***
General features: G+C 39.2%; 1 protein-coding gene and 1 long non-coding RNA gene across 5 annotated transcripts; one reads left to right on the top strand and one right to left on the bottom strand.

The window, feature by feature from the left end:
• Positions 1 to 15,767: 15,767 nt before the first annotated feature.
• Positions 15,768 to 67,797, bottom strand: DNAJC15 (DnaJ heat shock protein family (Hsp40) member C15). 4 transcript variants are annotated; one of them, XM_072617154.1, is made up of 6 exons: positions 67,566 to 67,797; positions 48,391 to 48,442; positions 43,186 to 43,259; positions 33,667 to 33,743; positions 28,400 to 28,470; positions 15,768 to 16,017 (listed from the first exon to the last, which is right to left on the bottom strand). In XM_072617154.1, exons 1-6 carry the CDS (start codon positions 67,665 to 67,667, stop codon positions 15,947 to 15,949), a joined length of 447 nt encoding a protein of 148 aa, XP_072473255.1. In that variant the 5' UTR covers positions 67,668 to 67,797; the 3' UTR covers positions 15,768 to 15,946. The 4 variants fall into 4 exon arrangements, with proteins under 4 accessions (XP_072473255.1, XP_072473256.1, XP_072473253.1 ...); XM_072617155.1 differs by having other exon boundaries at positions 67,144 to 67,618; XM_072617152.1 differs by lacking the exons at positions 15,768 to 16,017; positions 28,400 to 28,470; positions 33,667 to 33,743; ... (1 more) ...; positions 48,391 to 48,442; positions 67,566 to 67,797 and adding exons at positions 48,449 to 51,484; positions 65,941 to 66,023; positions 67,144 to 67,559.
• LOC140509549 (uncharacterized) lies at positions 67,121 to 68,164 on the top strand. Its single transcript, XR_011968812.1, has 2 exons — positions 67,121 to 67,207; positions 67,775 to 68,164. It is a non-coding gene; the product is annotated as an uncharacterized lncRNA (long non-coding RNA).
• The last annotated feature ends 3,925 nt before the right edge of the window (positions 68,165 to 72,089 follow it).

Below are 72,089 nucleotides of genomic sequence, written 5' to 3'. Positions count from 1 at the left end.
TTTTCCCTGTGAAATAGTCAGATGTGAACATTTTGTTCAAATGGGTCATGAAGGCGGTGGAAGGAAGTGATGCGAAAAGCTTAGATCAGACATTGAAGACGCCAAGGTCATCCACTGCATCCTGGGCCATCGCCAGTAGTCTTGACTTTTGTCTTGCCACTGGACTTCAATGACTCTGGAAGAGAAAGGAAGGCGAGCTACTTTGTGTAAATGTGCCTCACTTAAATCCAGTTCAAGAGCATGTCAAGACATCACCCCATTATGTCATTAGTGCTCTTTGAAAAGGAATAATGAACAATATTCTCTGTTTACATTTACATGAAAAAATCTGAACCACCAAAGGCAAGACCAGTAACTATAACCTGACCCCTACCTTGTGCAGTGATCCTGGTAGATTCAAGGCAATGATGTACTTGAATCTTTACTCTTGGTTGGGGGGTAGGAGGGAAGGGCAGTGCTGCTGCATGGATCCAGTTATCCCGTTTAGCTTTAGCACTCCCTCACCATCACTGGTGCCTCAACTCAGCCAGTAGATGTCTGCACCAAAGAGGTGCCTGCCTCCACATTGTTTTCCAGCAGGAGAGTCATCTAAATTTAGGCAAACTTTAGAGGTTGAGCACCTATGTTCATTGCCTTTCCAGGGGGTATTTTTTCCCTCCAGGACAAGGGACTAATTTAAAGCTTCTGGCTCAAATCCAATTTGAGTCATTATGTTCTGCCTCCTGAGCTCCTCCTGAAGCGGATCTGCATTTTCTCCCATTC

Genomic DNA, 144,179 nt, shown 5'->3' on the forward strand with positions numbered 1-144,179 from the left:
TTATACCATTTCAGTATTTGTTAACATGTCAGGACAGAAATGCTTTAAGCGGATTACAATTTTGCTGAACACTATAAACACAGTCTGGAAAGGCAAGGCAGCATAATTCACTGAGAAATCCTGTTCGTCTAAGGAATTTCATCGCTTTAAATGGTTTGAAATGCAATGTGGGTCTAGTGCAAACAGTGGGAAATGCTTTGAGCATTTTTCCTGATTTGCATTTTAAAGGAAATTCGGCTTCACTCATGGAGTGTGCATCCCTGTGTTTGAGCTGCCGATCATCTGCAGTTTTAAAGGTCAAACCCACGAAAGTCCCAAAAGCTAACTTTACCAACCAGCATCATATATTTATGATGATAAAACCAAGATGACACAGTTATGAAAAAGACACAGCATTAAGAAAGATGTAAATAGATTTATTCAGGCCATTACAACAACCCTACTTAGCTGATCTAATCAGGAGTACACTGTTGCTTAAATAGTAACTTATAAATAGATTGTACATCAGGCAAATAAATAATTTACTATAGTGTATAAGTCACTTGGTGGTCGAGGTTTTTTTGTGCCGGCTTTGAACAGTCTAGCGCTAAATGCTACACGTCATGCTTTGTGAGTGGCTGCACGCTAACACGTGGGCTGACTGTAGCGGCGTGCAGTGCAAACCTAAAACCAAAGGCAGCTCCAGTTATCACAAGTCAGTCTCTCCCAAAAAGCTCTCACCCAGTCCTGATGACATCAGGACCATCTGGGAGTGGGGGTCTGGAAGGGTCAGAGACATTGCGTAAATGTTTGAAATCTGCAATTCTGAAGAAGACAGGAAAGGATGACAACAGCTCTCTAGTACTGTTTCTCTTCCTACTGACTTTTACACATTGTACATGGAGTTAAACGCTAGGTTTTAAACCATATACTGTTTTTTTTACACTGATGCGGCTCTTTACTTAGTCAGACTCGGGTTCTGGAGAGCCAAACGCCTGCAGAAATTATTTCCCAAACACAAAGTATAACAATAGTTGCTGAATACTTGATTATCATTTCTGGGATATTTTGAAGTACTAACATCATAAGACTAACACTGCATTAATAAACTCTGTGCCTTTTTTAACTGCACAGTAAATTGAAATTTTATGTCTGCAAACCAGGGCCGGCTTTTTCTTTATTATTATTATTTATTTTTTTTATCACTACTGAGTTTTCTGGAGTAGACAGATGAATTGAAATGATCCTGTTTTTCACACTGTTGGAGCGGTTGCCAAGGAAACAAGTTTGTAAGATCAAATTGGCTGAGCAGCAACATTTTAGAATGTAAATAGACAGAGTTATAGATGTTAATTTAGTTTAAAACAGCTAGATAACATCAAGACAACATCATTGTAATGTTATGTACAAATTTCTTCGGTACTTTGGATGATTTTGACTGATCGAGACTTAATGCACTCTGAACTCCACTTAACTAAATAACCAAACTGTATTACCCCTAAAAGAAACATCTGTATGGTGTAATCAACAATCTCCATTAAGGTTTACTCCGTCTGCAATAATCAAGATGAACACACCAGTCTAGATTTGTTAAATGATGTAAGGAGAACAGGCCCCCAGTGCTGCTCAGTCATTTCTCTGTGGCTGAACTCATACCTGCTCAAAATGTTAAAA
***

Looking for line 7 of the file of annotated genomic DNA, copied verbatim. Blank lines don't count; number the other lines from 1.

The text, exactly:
Below are 72,089 nucleotides of genomic sequence, written 5' to 3'. Positions count from 1 at the left end.